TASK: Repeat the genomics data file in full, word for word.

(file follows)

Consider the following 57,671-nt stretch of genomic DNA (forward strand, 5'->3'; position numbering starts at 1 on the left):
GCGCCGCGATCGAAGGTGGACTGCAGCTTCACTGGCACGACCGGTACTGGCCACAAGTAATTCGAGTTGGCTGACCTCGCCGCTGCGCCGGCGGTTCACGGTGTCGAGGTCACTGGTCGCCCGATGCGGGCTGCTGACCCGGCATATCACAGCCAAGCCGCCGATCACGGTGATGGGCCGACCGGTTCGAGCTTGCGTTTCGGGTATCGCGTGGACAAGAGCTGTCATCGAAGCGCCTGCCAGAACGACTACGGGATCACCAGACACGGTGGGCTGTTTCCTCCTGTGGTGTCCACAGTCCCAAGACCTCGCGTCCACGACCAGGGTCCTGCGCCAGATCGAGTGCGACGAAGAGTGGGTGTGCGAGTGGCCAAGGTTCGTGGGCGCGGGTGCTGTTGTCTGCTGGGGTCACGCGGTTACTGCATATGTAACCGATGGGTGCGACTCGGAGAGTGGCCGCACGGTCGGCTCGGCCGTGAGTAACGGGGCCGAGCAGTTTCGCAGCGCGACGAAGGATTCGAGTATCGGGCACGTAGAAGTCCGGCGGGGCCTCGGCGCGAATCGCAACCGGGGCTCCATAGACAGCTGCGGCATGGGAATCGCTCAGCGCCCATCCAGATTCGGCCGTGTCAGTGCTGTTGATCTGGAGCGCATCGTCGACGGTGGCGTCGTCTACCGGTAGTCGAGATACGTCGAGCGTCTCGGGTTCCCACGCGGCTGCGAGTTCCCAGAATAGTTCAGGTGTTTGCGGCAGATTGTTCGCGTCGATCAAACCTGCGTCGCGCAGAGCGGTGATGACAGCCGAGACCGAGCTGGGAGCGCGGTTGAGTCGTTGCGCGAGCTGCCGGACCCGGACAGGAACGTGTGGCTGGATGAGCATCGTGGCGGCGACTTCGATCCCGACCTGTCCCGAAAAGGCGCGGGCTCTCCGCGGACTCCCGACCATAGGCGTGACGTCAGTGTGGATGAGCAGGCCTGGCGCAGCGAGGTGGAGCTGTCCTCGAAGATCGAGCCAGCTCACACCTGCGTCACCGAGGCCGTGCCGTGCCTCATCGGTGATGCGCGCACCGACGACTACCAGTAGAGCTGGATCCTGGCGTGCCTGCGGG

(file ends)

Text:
Consider the following 57,671-nt stretch of genomic DNA (forward strand, 5'->3'; position numbering starts at 1 on the left):
GCGCCGCGATCGAAGGTGGACTGCAGCTTCACTGGCACGACCGGTACTGGCCACAAGTAATTCGAGTTGGCTGACCTCGCCGCTGCGCCGGCGGTTCACGGTGTCGAGGTCACTGGTCGCCCGATGCGGGCTGCTGACCCGGCATATCACAGCCAAGCCGCCGATCACGGTGATGGGCCGACCGGTTCGAGCTTGCGTTTCGGGTATCGCGTGGACAAGAGCTGTCATCGAAGCGCCTGCCAGAACGACTACGGGATCACCAGACACGGTGGGCTGTTTCCTCCTGTGGTGTCCACAGTCCCAAGACCTCGCGTCCACGACCAGGGTCCTGCGCCAGATCGAGTGCGACGAAGAGTGGGTGTGCGAGTGGCCAAGGTTCGTGGGCGCGGGTGCTGTTGTCTGCTGGGGTCACGCGGTTACTGCATATGTAACCGATGGGTGCGACTCGGAGAGTGGCCGCACGGTCGGCTCGGCCGTGAGTAACGGGGCCGAGCAGTTTCGCAGCGCGACGAAGGATTCGAGTATCGGGCACGTAGAAGTCCGGCGGGGCCTCGGCGCGAATCGCAACCGGGGCTCCATAGACAGCTGCGGCATGGGAATCGCTCAGCGCCCATCCAGATTCGGCCGTGTCAGTGCTGTTGATCTGGAGCGCATCGTCGACGGTGGCGTCGTCTACCGGTAGTCGAGATACGTCGAGCGTCTCGGGTTCCCACGCGGCTGCGAGTTCCCAGAATAGTTCAGGTGTTTGCGGCAGATTGTTCGCGTCGATCAAACCTGCGTCGCGCAGAGCGGTGATGACAGCCGAGACCGAGCTGGGAGCGCGGTTGAGTCGTTGCGCGAGCTGCCGGACCCGGACAGGAACGTGTGGCTGGATGAGCATCGTGGCGGCGACTTCGATCCCGACCTGTCCCGAAAAGGCGCGGGCTCTCCGCGGACTCCCGACCATAGGCGTGACGTCAGTGTGGATGAGCAGGCCTGGCGCAGCGAGGTGGAGCTGTCCTCGAAGATCGAGCCAGCTCACACCTGCGTCACCGAGGCCGTGCCGTGCCTCATCGGTGATGCGCGCACCGACGACTACCAGTAGAGCTGGATCCTGGCGTGCCTGCGGG